Moving to a new country was a big deal to Imam Malik Mujahid. That’s why he read six different countries’ constitutions before making the decision to move from his home in Pakistan to America.
An-Na’im, the Charles Howard Candler Professor of Law and director of the Center for International & Comparative Law at the Emory University School of Law, spoke about American Muslims and communities at the 2 p.m. Interfaith Lecture Tuesday in the Hall of Philosophy.
The mysteries of communal religious practices pose questions of privacy and the roles of communities — topics Abdullahi An-Na’im will explore in a lecture this afternoon.
Growth, exposure, inclusion and bubble bursting. These are just some of the things this year’s four Abrahamic Program for Young Adults coordinators are hoping to get out of their summer at Chautauqua Institution.
There seems to be a smartphone app for everything these days — social media, weather forecasts and even an app that shows the exact direction of Mecca. And that’s just one of the many apps that are made specifically for Muslims.
Guest Column by Kemal Kirişci. Kirişci will give Friday’s Morning Lecture in the Amphitheater at 10:45 a.m.
As the Arab Spring spread from Tunisia to the rest of the Middle East early in 2011, the longtime opposition figure Rashid al-Gannouchi, also the co-founder and leader of Tunisia’s an-Nahda party, was among the many leaders who pointed to Justice and Development Party (AKP)-led Turkey as a model for guiding the transformation of the Middle East. Gannouchi maintained close relations with AKP and its leadership, which later became closely involved in Tunisia’s transformation efforts. Yet, after a May 2013 talk on “Tunisia’s Democratic Future” at The Brookings Institution, Gannouchi’s response to a question asking him which countries he thought constituted a model for Tunisia was striking because he did not mention Turkey. It is probably not a coincidence that he responded the way he did because the news about the harsh police response to the initial stages of the anti-government protests in Turkey was just breaking out. Subsequently, in an interview he gave to Jackson Diehl of The Washington Post early in June, he also took a critical view of both Mohammed Morsi and Recep Tayyip Erdoğan for their majoritarian understanding of democracy, a view that he said an-Nahda renounces. So what happened to Turkey’s model credentials? What might have led Gannouchi to change his views so dramatically? Are there any prospects for Turkey to reclaim these credentials?
At Friday’s morning lecture, a liberal television host and magazine editor, a researcher on Muslim-American studies, a major in the United States Army and the vice president of Google[x] gathered on the Amphitheater stage to talk about what it means to be part of “The Next Greatest Generation.”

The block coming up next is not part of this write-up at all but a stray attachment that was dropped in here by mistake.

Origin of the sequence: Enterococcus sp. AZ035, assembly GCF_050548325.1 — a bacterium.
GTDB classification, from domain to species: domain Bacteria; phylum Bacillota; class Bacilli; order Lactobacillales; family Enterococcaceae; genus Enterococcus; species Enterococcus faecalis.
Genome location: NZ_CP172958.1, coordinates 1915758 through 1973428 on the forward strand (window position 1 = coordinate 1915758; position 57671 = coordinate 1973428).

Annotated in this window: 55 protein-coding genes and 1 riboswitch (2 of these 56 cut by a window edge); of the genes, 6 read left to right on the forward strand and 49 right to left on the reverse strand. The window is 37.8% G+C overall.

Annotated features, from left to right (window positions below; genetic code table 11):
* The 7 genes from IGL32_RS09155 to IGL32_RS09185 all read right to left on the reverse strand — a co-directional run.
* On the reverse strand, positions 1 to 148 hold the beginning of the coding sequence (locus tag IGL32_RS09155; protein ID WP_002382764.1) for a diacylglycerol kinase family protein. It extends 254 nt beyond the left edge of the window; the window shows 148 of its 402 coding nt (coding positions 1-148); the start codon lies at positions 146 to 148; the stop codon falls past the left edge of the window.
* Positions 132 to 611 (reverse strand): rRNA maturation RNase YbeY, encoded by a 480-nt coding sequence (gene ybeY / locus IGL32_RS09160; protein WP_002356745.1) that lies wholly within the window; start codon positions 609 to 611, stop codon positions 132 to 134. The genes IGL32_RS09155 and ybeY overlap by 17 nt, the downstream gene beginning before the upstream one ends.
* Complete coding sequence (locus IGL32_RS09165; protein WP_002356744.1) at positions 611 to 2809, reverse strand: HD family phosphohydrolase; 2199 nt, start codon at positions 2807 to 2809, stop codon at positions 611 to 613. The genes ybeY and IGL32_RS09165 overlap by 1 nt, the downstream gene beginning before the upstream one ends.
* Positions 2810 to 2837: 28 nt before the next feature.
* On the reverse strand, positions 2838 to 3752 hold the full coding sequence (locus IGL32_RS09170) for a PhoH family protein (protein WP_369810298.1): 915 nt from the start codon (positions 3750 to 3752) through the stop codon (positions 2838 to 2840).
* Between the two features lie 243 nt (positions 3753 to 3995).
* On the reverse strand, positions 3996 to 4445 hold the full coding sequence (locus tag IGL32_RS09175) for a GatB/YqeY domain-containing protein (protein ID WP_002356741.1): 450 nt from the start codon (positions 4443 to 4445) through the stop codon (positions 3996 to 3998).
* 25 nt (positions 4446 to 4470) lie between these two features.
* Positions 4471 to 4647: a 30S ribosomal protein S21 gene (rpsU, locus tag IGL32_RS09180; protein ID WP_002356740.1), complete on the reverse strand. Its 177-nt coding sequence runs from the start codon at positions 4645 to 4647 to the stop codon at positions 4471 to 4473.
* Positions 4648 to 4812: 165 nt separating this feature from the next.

Chris Hayes, Dalia Mogahed, James Smith and Megan Smith have all spoken in some capacity at Chautauqua Institution this week.
Hayes, who moderated the panel, began the conversation by asking James how he sees the past generation’s emphasis on service in the military in relation to the next generation’s service in the military.
Three days after the Sept. 11 attacks in 2001, Dalia Mogahed and her husband were contemplating whether or not to go to Friday evening services. Unsure of what, or who, would be waiting for them, they entered the mosque.
But instead of finding an angry mob or anti-Muslim protestors, the mosque was packed full of non-Islamic Americans who were there to support the Muslim place of worship.
Mogahed, the former executive director of the Gallup Center for Muslim Studies and current CEO of Mogahed Consulting, delivered Wednesday’s morning lecture at 10:45 a.m. in the Amphitheater. In keeping with the week’s theme, she discussed how the Arab Spring can inspire the next generation to empower themselves.
There are those who think that science and religion cannot coexist. Jennifer Wiseman has set out to prove that they can.
Wiseman, the director of the American Association for the Advancement of Science’s Dialogue on Science, Ethics and Religion told Friday morning’s Amphitheater audience that the marvels of space exploration do not necessarily disprove the existence of a higher power.
“The heavens have inspired humanity, as long as we have been recording history,” Wiseman said. “People have wondered, ‘Why do we have a sense of right and wrong? Where does that come from? What is our purpose? How should we live our lives?’ ”
Editor’s Note: With the Abrahamic Program for Young Adults concluding its 2012 Season activities this weekend, the Daily asked the four coordinators to write a reflection on their experiences at Chautauqua.